Skills (1-3) are indirectly assessed as part of coursework in core modules and effective use of skills (1-4) will generally enhance performance throughout the programme. Skills (1-5) are more directly assessed at Stage 3 through the requirement to complete at least one of certain specified modules or a project.

Physics programme

Assessment of key skills is mostly through items of coursework: written and oral presentations, and through project work.

7. Programme Regulations


The programme consists of 360 credits with 120 credits taken at each stage. Normally not more than 75 credits would be allowed in any one term. In total, students normally take no more than 150 credits at level 1, and must take at least 90 credits at level 3.

The pass mark for award of credit in an individual module is 40%.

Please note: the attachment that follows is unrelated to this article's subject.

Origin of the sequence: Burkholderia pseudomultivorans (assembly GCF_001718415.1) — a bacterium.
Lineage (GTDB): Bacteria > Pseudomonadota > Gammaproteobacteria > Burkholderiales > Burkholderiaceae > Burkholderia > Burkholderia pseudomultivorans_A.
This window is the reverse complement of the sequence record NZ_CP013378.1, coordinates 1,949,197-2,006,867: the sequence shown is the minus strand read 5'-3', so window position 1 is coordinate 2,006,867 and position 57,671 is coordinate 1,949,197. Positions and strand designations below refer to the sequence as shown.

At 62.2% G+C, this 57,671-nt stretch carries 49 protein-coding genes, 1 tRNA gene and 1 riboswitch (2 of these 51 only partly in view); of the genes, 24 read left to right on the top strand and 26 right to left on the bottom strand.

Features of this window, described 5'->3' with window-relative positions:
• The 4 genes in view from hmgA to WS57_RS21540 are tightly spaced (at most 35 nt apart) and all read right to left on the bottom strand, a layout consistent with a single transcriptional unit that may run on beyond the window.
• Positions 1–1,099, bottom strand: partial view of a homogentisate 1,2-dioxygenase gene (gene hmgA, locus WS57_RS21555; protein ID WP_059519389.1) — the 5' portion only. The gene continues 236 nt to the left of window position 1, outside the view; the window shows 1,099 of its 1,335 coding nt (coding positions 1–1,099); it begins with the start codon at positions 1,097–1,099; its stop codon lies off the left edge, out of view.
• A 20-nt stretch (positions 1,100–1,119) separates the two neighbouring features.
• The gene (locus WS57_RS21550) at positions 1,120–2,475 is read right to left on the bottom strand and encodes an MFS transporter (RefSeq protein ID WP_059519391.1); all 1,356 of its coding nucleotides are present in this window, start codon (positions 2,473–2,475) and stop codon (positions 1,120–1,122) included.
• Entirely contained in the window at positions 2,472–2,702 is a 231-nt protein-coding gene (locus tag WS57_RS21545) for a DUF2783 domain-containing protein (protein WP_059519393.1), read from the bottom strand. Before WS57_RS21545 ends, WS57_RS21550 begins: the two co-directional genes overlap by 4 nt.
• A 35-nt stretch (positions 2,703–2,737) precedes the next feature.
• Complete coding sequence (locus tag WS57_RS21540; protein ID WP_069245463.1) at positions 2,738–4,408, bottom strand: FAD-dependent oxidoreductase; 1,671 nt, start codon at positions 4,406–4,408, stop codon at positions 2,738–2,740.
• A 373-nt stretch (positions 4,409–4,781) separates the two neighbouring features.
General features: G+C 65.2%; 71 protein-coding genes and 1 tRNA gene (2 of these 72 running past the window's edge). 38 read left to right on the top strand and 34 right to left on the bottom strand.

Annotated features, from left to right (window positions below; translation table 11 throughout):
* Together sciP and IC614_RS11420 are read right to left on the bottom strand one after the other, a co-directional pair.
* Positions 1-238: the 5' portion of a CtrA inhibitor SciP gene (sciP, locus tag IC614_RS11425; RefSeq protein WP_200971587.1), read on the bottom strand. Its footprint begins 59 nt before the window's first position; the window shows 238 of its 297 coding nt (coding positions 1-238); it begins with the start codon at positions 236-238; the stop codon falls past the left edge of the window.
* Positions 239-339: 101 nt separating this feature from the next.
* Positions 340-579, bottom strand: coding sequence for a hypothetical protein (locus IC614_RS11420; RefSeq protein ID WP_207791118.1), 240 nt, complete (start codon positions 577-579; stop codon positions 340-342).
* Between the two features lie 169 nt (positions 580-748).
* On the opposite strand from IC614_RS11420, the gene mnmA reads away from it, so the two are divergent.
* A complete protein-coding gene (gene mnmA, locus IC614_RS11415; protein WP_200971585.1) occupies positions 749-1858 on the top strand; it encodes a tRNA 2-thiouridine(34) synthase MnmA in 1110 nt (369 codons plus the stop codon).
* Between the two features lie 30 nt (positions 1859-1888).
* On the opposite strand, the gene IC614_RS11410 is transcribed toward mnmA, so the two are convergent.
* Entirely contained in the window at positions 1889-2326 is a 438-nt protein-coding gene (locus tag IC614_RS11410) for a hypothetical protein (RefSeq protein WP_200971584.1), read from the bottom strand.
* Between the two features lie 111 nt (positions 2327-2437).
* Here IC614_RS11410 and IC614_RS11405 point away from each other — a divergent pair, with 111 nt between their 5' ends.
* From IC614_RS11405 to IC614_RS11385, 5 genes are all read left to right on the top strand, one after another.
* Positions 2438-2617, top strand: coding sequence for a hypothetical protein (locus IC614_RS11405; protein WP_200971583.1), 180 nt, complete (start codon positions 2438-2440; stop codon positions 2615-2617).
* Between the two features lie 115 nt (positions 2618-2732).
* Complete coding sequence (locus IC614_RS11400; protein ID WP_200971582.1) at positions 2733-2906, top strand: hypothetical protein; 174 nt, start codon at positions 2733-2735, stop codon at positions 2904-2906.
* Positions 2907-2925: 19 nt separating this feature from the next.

You can progress to the next stage (or in the final year, to proceed to the award of an honours degree) once at least 90 credits have been passed in a stage, and provided that an average of at least 40% has been achieved over the 120 credits of assessment for that stage.

Condonement is the process that allows you to pass a ‘stage’ should you fail to achieve the required number of credits in any stage. You are required to achieve 120 credits in each stage of the programme. You must have achieved an average mark of at least 40% across the 120 credits of assessment including the marks for any failed and condoned modules. You will not be allowed reassessment in the condoned credit.  Up to 30 credits of failure can be condoned in a stage. However, you must pass the modules marked with a 'Yes' in the 'non-condonable' column in the tables above. The pass mark for these modules is 40%.